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Emma Humphries
Emma Humphries

Posted on • Originally published at on

The virtue of boring

Everyday african urbanism yasser booley 61198

Yasser Booley CC BY-SA 3.0, via Wikimedia Commons

At some point I’ll finish that essay on how toxic masculinity derailed the web, but Robin Rendle’s essay on restraint in development made a few things clear.

Rendle mentions diagnosing a performance problem that’s harming your users who can’t load your site to know if they will be affected by power cuts in part because of all the third party scripts it loads:

But fixing that problem? It requires going through each script, talking to the marketing department, finding out who owns what script, why they use it, what data is ultimately useful to the organization and what is not. Then, finally, you can delete the script. The solution to the problem is boring as dirt and trying to explain why the work is important—even vital—will get you nowhere in many organizations.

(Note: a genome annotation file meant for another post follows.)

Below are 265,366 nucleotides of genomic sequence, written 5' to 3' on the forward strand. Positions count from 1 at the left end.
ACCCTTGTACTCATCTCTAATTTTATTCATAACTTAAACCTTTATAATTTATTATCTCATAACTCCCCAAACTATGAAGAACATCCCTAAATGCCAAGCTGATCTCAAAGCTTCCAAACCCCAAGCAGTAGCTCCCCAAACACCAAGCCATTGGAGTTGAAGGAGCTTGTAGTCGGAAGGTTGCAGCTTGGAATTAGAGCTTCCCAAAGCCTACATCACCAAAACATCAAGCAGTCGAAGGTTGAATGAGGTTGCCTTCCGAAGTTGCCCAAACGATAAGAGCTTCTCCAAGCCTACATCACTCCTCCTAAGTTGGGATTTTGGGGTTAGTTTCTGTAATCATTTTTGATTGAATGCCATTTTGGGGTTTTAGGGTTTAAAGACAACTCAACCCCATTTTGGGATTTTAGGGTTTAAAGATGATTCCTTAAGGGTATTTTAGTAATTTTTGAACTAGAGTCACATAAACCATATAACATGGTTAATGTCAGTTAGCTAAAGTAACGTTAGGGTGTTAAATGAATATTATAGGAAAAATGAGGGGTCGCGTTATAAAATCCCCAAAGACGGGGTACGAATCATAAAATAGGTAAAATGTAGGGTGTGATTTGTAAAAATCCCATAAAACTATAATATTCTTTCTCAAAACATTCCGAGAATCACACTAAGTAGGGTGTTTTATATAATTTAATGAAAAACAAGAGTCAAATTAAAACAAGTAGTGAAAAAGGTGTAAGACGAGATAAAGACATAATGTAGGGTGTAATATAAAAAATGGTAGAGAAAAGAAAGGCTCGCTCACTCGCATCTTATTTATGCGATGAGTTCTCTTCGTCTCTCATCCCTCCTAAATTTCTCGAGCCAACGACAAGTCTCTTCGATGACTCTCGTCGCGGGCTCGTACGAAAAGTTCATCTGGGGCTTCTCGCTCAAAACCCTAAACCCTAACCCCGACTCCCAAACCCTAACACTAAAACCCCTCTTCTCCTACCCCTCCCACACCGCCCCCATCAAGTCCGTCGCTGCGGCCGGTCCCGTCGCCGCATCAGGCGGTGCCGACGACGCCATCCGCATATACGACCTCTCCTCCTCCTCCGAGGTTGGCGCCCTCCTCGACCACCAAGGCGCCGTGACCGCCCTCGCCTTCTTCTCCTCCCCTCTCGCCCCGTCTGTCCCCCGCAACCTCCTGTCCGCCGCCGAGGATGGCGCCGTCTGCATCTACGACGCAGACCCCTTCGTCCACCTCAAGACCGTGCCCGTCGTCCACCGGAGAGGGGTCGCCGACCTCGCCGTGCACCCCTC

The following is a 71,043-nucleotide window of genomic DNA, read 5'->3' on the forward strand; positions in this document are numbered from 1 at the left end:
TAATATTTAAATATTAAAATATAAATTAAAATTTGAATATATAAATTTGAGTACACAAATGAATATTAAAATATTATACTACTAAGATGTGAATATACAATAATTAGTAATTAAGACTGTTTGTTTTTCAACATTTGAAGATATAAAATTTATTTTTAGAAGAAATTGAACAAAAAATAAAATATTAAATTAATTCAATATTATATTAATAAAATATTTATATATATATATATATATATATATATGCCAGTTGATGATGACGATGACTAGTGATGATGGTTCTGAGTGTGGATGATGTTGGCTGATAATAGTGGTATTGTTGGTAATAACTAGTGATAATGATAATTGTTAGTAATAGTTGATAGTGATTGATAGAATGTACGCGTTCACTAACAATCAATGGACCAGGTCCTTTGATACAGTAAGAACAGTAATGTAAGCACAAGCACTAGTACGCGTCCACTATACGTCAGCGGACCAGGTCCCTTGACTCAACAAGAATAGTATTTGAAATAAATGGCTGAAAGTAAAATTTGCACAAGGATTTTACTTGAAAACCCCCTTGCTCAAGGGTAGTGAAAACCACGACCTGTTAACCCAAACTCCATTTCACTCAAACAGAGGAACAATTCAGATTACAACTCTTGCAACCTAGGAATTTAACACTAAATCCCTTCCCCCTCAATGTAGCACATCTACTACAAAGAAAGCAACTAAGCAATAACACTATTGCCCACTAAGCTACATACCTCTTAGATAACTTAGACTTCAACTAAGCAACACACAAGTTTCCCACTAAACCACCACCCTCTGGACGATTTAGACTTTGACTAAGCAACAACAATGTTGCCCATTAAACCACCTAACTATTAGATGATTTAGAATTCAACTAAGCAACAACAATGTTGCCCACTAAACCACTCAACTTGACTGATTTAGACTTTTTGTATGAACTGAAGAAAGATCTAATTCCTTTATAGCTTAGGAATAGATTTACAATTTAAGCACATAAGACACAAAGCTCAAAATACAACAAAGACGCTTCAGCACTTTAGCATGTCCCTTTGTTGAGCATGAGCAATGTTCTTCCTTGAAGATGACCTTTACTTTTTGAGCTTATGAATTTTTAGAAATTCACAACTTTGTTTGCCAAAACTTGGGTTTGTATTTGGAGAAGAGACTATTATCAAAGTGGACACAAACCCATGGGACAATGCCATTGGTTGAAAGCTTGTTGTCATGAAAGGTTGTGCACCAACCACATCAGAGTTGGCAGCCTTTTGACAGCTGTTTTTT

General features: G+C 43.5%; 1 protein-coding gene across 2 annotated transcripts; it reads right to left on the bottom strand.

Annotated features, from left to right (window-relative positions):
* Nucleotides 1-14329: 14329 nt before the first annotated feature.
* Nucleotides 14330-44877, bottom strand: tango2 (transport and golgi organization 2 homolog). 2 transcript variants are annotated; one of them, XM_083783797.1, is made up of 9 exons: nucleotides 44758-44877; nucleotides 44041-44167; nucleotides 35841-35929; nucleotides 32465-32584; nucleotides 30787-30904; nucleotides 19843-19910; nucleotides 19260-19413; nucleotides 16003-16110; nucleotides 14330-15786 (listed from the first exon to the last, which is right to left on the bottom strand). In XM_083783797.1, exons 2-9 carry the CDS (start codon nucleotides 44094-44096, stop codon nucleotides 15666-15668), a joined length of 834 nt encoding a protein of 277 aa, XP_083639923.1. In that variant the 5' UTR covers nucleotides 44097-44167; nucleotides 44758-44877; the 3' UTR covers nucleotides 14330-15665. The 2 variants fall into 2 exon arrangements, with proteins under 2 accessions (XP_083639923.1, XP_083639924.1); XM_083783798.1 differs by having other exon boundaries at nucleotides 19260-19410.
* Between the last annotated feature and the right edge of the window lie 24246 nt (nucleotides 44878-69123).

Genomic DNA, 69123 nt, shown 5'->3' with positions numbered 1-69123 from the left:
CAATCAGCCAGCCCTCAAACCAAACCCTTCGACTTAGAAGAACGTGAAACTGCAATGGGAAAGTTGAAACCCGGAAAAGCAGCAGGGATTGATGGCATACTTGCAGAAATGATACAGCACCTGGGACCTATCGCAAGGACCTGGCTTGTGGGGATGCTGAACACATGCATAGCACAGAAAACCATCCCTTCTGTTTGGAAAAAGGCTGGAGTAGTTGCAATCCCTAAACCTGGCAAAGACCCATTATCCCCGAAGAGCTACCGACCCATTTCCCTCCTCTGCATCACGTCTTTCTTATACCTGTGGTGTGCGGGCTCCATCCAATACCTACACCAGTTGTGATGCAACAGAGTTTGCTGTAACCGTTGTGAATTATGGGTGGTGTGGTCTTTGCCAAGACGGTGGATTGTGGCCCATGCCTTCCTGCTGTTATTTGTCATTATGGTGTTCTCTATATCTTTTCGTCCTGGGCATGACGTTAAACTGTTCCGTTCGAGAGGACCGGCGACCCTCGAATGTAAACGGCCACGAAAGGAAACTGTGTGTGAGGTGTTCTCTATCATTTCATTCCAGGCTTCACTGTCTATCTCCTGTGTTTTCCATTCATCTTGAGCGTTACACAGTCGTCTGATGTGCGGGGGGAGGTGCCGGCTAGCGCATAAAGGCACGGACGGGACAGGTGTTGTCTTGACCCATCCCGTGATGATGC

This is not exciting work. It’s not work that gets solved with a single heroic pull request, replacing the site’s templating with a new JavaScript library, or a whole new feature.

Over the past few months we’ve been cleaning up old metadata in Bugzilla. It takes video calls, emails, and working shared documents with long runs of comments to get to a consensus to turn off a field. But all those fields removed are that much more cognitive overhead removed from people reporting, triaging, planning, fixing, and verifying bugs.

It’s sorting the pantry so the cooking spices you use every day are always to-hand when you need them. Searching the pantry or the show bug page is gets in the way of getting work done. New cabinets and new UX might be engaging, but it’s expensive and not incremental.

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